Dependency Inversion Principle

High level modules should not depend on low level modules; both should depend on abstractions. Abstractions should not depend on details. Details should depend upon abstractions.

So what does dat mean. High level module. A high level module is in fact a class in which other classes is used. Therefore the other classes needs to be instantiated. That's the issue. Example

    public class InvoiceService
    {
        public void CreateInvoices()
        {
            var invoiceRepository = new InvoiceRepository();
            var allOpenInvoices = invoiceRepository.GetAllOpen();
        }
    }

In this case the higher level module is the InvoiceService and the lower level module is the InvoiceRepository. There is a dependency from the InvoiceService on the InvoiceRepository because it needs that to get all the open invoices. It needs to be instantiated. In order to remove the instantiation of the invoiceRepository we can use depency injection.

    public class InvoiceService
    {
        private readonly InvoiceRepository _invoiceRepository;
        
        public InvoiceService(InvoiceRepository invoiceRepository)
        {
            _invoiceRepository = invoiceRepository;
        }
        public void CreateInvoices()
        {
            var invoiceRepository = new InvoiceRepository();
            var allOpenInvoices = _invoiceRepository.GetAllOpen();
        }
    }

So now we ask the dependency injection to insert the InvoiceRepository in the constructor. Like this we don't have to 'new' the repository and we have removed that dependency.

Both should depend on abstractions

Abstraction is the process of hiding certain details and only showing certain information to the other modules. In C# this can be done with a abstract class but most of the time we talk about interfaces. In order to comply this criteria with the earlier example we need to implement interfaces:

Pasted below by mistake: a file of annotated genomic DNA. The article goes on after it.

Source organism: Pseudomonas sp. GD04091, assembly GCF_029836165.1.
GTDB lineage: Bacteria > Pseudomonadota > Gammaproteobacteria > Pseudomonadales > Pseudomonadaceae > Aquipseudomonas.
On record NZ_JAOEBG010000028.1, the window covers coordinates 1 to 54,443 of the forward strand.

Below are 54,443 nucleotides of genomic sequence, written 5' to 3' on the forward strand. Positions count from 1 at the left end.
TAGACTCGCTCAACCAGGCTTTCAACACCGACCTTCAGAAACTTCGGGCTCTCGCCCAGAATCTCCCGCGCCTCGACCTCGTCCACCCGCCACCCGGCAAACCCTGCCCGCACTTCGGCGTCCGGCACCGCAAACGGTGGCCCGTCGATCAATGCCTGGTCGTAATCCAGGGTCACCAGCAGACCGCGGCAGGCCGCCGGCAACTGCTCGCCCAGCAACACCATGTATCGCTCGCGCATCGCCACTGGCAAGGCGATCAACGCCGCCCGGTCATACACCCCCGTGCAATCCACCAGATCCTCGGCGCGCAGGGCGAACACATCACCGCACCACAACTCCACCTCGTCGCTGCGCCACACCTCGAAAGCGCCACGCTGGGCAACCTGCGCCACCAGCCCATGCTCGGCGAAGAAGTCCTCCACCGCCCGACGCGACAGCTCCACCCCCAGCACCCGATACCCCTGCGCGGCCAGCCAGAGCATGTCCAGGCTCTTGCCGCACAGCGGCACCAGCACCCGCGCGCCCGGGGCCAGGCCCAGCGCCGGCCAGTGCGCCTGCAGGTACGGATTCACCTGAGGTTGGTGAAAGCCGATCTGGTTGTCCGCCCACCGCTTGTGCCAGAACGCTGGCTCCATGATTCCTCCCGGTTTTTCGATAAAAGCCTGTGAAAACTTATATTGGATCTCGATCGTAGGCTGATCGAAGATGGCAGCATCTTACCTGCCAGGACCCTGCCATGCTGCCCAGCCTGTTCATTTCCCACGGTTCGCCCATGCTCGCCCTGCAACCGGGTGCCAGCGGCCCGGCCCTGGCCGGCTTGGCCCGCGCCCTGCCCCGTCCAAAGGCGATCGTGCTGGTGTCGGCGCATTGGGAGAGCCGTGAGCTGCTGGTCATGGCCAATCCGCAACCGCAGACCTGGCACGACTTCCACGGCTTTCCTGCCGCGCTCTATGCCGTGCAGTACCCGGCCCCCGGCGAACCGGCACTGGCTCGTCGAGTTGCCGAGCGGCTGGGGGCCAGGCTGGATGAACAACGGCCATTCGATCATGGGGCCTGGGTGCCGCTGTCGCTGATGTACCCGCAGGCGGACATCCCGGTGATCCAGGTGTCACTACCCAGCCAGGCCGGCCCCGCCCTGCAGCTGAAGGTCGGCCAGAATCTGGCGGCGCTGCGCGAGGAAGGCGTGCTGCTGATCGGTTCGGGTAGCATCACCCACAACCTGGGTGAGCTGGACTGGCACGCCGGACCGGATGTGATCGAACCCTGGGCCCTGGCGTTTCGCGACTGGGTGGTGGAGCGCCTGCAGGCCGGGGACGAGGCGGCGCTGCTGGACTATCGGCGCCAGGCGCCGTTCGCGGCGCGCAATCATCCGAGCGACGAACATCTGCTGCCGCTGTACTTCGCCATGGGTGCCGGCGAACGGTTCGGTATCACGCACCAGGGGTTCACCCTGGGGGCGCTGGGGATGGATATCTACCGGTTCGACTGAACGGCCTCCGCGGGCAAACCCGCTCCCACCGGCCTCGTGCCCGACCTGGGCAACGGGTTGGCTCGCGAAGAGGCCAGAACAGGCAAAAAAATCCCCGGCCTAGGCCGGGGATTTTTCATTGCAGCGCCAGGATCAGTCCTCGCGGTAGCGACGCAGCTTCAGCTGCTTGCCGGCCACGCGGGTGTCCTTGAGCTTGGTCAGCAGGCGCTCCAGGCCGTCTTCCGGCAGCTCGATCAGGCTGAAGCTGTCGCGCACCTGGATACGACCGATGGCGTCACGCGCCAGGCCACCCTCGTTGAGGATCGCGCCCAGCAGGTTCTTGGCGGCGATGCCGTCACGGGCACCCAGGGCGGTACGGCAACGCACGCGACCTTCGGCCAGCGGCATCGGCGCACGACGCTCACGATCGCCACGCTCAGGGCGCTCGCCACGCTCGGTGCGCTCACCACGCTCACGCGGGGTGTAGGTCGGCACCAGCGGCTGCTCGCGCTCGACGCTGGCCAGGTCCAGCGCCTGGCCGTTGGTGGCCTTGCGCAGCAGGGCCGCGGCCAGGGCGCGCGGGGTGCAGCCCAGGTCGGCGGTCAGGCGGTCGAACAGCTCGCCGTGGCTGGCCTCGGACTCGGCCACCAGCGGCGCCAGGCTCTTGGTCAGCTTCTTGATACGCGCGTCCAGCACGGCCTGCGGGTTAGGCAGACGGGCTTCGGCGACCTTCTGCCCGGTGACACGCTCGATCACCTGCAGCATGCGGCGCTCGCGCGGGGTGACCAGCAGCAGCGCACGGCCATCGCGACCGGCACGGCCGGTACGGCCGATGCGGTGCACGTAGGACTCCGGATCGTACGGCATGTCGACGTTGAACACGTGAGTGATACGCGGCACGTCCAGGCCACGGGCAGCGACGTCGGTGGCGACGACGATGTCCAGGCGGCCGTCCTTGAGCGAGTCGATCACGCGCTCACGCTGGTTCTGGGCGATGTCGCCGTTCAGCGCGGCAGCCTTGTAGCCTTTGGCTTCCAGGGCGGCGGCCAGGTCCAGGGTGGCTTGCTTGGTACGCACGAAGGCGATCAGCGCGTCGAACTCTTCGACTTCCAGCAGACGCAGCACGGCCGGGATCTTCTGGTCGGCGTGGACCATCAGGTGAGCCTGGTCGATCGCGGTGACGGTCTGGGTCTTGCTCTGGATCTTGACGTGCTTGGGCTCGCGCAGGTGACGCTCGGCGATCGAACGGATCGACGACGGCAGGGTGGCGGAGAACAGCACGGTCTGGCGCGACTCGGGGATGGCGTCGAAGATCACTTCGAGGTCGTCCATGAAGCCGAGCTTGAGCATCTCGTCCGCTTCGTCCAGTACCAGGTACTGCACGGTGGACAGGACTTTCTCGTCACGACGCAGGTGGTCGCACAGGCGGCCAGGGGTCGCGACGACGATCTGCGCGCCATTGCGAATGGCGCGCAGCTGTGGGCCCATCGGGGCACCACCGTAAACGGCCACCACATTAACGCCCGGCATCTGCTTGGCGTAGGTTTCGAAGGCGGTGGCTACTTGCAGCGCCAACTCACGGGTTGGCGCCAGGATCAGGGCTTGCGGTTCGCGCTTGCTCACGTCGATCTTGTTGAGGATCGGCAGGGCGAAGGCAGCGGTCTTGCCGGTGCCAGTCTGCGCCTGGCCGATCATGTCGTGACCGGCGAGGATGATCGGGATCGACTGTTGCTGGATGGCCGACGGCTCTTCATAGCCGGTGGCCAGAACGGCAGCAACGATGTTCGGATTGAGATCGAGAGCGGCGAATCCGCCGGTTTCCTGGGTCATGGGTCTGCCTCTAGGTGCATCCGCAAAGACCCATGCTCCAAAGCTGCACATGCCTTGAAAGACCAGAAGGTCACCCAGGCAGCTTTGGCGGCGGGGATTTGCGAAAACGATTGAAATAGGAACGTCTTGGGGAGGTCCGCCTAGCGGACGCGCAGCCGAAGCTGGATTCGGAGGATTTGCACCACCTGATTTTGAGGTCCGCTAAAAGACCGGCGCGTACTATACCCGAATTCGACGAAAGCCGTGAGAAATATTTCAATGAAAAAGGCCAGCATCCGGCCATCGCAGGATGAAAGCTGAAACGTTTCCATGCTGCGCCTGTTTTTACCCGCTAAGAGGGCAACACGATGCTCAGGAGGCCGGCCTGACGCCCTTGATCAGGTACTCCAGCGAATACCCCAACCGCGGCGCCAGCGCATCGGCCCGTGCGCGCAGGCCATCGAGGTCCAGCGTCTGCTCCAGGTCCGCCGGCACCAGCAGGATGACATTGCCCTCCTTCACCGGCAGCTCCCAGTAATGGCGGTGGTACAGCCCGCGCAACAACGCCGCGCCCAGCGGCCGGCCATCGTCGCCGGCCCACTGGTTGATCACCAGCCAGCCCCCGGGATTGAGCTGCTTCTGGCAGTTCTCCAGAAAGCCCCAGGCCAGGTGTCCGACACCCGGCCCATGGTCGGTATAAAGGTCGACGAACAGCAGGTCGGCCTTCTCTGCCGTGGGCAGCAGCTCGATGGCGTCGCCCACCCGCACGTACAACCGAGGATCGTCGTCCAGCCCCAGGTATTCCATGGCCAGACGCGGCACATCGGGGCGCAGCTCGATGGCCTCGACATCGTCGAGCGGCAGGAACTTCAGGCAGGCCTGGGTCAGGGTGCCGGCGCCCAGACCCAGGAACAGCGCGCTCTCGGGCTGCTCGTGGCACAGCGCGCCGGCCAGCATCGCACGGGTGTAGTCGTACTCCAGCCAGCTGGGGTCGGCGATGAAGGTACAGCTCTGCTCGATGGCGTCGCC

public class InvoiceService
    {
        private readonly IInvoiceRepository _invoiceRepository;
        public InvoiceService(IInvoiceRepository invoiceRepository)
        {
            _invoiceRepository = invoiceRepository;
        }
        public void CreateInvoices()
        {
            var invoiceRepository = new InvoiceRepository();
            var allOpenInvoices = _invoiceRepository.GetAllOpen();
        }
    }

So we have created a interface: IInvoiceRepository which has a method GetAllOpenInvoices. The dependency injection module is going to insert the class which is registered with that interface. Like that the hard coupling between InvoiceService and InvoiceRepository is gone. 

Abstractions should not depend on details. Details should depend upon abstractions

We have seen earlier that most of the time an abstraction is a interface. Well abstraction should not depend on details means the code you are going to write should not go in the interface.

    public interface IInvoiceRepository
    {
        IEnumerable GetAllOpen();
    }

So the abstraction, in this case the interace doesn't have any code. The code to get all the open invoices should go in the repository class itself. Before C# 8 we could not even do that. The runtime was giving a error if you wrote an implementation in the interface. Since C#8.0C#8 interface implement code we can write an implementation in an interface. So we need te be carefull with this otherwise we violate the Dependency Inversion Principle.

Tools to handle the Dependency Inversion Principle

There are several solutions ot handle the Dependency Inversion Principle. The most used one is the Dependency Injection. And even since this is build in .net Core it's the most likely used solution. But a factory pattern is allso a solution!
- Dependency Injection Dependency Injection
- Factory Pattern Factory pattern

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